One of the greatest aspects of living in London is its diversity, but at the same time the city is striated by racial politics. In London, as throughout the UK, people from BAME groups have been historically much more likely to be in poverty than white British people, as well as suffer from housing deprivation, homelessness and inferior access to healthcare and education. Meanwhile, racist violence is on the rise, with state racisms against ‘Muslimness’, an institutionally racist police and the ‘extreme centre’ of the British political elite enforcing tensions between race, class and nation in a context of increasing immigration and numerous global crises.
In response to all of this, Verso, Compass and Novara Media will be co-hosting a panel that focuses on living in London and some of the intersecting oppressions that increasingly define it. On 23rd March at Foyles bookshop, London, Novara Media's Aaron Bastani will chair a discussion with Liz Fekete, Director of the Institute of Race Relations and author of the forthcoming Fault Lines (Verso, 2017), Ash Sarkar, also from Novara Media and activist and academic Adam Elliott-Cooper.
We’re running a competition to win 10 pairs of tickets to this event. Simply email enquiries AT verso.co.uk with the answer to this easy question: What is the name of Paul Coates’ publisher in Ta-Nehisi Coates' The Beautiful Struggle? Winners will be picked at random. The competition is open only to UK residents and will end on Wednesday 16th March, 4pm GMT.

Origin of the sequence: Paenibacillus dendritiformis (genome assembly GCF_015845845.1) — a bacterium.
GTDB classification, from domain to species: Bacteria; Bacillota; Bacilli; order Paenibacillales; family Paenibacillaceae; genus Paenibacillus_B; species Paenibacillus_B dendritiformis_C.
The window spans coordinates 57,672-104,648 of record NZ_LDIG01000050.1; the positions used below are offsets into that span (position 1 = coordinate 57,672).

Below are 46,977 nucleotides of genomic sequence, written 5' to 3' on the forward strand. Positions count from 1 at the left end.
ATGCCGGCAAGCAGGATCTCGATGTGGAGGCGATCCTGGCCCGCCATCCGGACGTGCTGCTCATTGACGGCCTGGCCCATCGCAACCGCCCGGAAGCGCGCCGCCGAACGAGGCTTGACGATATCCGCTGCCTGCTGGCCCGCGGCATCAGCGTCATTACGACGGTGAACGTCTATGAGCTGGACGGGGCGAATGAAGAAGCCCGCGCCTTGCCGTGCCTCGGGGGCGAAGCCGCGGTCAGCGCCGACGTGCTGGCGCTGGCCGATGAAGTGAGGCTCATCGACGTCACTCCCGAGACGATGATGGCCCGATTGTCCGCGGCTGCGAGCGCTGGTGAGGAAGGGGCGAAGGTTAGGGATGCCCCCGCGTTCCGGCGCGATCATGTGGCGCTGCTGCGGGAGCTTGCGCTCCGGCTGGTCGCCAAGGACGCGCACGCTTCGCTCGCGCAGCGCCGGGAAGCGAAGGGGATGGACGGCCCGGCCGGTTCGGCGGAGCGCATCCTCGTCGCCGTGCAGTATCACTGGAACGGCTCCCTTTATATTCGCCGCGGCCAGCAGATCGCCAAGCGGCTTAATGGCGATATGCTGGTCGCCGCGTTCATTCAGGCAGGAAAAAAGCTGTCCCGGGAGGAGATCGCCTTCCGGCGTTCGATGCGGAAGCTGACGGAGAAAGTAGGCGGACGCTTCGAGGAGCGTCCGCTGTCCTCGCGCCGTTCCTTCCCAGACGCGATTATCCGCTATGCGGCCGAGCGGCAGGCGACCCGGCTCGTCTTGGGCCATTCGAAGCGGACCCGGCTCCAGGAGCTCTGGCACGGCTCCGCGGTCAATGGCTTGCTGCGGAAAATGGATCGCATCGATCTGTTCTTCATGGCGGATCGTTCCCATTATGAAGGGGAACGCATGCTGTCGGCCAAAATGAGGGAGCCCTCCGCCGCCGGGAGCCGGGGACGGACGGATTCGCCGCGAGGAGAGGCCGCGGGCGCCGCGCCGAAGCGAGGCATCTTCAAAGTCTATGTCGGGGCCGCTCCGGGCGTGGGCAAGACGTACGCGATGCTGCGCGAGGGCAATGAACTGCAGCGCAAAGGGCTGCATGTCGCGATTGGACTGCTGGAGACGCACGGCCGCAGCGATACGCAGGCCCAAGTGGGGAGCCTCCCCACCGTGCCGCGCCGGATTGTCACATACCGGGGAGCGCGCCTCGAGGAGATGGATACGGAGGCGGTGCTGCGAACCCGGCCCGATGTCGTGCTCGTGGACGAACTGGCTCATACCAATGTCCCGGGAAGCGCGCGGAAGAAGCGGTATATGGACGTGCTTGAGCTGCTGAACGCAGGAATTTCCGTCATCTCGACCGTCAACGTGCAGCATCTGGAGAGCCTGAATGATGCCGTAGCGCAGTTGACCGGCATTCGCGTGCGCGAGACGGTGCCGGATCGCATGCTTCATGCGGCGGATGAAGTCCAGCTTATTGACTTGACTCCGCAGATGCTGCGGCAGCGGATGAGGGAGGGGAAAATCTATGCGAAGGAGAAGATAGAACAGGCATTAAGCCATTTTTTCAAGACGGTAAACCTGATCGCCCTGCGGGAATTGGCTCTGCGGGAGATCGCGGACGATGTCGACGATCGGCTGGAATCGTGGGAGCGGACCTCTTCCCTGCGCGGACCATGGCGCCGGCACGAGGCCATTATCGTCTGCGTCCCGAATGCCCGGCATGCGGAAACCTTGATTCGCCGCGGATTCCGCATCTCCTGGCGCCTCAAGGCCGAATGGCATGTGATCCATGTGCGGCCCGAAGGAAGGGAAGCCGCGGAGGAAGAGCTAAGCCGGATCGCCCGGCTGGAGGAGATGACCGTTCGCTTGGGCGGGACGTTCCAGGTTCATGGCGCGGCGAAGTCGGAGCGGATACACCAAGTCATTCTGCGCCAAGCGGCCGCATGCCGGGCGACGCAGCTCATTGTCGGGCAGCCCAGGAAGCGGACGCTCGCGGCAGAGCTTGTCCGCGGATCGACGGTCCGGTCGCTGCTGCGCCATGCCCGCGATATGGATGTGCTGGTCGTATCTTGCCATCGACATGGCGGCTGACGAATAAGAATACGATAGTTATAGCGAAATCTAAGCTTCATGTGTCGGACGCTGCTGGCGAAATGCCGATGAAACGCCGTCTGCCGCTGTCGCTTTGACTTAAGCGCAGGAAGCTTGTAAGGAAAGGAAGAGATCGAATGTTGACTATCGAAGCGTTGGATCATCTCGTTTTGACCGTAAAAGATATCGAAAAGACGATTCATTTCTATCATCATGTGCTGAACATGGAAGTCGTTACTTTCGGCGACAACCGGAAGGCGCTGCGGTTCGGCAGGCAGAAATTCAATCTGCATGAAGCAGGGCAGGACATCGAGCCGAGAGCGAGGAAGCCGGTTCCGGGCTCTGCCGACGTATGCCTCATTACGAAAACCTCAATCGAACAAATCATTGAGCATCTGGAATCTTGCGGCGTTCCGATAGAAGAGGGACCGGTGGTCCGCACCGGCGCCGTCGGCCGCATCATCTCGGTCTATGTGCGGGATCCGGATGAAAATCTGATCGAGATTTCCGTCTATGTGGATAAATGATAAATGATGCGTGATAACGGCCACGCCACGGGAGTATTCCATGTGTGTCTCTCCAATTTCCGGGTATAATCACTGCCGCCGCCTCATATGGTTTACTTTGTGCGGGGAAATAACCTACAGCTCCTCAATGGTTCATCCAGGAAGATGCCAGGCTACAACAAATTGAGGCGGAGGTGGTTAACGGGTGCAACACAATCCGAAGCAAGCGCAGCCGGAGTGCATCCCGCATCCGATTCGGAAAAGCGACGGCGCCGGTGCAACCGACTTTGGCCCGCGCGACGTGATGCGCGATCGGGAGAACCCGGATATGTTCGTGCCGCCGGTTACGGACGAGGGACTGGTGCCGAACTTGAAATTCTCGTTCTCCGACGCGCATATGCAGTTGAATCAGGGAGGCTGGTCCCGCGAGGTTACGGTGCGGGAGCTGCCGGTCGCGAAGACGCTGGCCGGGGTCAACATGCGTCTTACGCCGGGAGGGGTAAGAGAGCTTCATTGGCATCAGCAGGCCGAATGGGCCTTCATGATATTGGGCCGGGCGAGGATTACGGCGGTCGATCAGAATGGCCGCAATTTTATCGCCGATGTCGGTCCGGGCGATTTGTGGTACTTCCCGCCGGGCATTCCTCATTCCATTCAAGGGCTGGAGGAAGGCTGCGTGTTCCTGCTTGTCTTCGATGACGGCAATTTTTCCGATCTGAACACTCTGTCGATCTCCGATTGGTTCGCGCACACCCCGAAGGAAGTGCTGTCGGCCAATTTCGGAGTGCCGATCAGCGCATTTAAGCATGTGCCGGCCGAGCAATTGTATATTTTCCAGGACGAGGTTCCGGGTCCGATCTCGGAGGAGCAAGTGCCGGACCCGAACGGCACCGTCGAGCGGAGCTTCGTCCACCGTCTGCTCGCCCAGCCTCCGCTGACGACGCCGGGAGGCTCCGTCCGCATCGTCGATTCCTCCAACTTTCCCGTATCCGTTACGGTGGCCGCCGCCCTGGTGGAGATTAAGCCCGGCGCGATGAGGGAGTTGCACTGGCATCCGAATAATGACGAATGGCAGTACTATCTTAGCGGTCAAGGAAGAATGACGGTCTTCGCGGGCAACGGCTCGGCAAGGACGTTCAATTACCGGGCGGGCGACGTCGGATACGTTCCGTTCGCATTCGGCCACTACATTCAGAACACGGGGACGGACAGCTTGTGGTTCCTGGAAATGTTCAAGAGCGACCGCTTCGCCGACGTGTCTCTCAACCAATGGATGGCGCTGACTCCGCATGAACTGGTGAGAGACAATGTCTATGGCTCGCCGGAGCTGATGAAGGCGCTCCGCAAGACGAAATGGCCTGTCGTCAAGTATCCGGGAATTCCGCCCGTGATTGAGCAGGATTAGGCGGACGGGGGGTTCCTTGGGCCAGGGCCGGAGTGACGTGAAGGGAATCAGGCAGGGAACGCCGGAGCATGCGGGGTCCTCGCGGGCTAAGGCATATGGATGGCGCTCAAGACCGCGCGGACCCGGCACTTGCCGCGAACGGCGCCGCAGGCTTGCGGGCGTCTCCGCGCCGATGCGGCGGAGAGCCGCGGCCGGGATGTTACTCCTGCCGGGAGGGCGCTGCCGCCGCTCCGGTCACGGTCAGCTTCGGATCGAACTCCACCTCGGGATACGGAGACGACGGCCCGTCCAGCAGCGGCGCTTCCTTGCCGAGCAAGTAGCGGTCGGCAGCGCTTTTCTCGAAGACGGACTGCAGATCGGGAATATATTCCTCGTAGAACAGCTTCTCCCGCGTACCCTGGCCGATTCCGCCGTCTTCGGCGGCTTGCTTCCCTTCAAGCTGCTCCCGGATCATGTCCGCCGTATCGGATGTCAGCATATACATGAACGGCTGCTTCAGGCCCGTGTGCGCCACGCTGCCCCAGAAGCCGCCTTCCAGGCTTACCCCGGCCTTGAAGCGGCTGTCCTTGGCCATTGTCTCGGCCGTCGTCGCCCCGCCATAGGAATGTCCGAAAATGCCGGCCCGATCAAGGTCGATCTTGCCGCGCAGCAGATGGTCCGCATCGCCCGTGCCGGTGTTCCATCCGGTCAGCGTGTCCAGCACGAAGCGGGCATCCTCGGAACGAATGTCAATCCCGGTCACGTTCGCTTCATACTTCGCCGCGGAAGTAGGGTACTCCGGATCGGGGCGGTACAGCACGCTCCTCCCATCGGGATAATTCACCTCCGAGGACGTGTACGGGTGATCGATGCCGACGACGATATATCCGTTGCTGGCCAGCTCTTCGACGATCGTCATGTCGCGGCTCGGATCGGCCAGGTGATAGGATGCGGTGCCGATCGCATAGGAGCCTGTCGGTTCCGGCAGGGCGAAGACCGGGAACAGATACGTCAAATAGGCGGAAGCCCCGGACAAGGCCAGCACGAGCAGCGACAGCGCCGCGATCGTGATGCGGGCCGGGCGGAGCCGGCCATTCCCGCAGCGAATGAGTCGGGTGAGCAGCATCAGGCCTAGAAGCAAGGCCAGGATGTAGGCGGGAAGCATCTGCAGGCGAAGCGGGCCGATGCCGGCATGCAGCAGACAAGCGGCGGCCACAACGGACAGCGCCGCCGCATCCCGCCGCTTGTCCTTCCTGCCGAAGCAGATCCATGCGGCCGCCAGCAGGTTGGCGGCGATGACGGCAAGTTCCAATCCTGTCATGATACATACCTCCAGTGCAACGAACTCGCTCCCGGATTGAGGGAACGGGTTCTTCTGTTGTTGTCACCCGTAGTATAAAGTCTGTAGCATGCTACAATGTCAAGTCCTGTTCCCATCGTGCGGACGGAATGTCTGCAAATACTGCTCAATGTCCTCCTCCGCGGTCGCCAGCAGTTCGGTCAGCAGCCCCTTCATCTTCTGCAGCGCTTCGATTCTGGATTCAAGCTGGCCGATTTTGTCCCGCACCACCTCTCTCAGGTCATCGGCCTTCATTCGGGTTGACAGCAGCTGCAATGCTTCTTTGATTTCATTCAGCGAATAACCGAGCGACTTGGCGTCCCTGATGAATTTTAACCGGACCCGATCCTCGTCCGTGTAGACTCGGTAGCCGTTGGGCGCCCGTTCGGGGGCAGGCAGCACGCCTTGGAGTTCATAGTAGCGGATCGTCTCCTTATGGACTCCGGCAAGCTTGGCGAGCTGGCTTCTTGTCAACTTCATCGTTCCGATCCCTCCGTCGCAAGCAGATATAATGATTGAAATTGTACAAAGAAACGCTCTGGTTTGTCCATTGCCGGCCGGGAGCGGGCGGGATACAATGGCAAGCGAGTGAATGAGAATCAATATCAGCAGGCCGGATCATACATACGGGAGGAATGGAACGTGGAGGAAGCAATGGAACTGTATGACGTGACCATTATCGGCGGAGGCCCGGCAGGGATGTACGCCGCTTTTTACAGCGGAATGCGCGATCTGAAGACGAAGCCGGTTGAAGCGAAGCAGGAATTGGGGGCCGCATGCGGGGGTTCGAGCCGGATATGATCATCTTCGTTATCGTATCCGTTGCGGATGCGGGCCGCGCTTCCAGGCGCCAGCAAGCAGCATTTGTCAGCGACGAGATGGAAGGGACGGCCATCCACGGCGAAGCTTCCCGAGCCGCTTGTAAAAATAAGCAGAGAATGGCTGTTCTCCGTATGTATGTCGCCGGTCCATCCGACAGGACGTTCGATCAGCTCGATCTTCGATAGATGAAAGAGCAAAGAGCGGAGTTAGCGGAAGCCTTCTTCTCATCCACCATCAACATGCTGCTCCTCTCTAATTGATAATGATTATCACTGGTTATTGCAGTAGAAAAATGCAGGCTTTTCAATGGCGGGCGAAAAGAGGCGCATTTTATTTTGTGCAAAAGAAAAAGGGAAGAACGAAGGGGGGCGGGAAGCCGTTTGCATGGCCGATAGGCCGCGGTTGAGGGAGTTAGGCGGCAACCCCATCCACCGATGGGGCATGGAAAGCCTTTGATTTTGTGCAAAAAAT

The discussion will remember those who died in police custody and ask: What does it mean to call London a multicultural – or even a post-racial – city in the context of neoliberalism? What is the relationship between race and class in the city in 2016 and how should mayoral candidates be responding to these issues?
This event is part of the Our London series of events hosted by Verso Books and Compass at Foyles in the lead-up to the Mayor of London and London Assembly Elections.
London is the space where people from across the globe make their lives, histories and communities, creating one of the world’s great cultural hubs. But while our capital is one of the most exciting places to live, it’s also one of the most divided.
Life in London is getting harder, with unaffordable rents, widening inequality and dangerous levels of pollution. On every level it is getting harder for us to live, move, work and play in this great city we call home – from the price of housing to the toll it takes on our mental health. We face a crisis for the future of our city as it is pulled apart by tensions of financial capital, policing and the enclosure of public spaces.
Our London is a series of conversations looking at how we can turn this around. Themed around power, living, working and moving in London, the series asks: how could we organise our communities and our city differently? Speakers include Will Davies, Nick Srnicek, Emma Dowling, George Monbiot, Daniel Trilling, Joanna Biggs, Frankie Mullin and Rachel Shabi.
Booking is now open from Foyles for 'Working', 'Living', 'Moving' and 'Power'! Tickets: £8 full price, concession £5 (students & unemployed)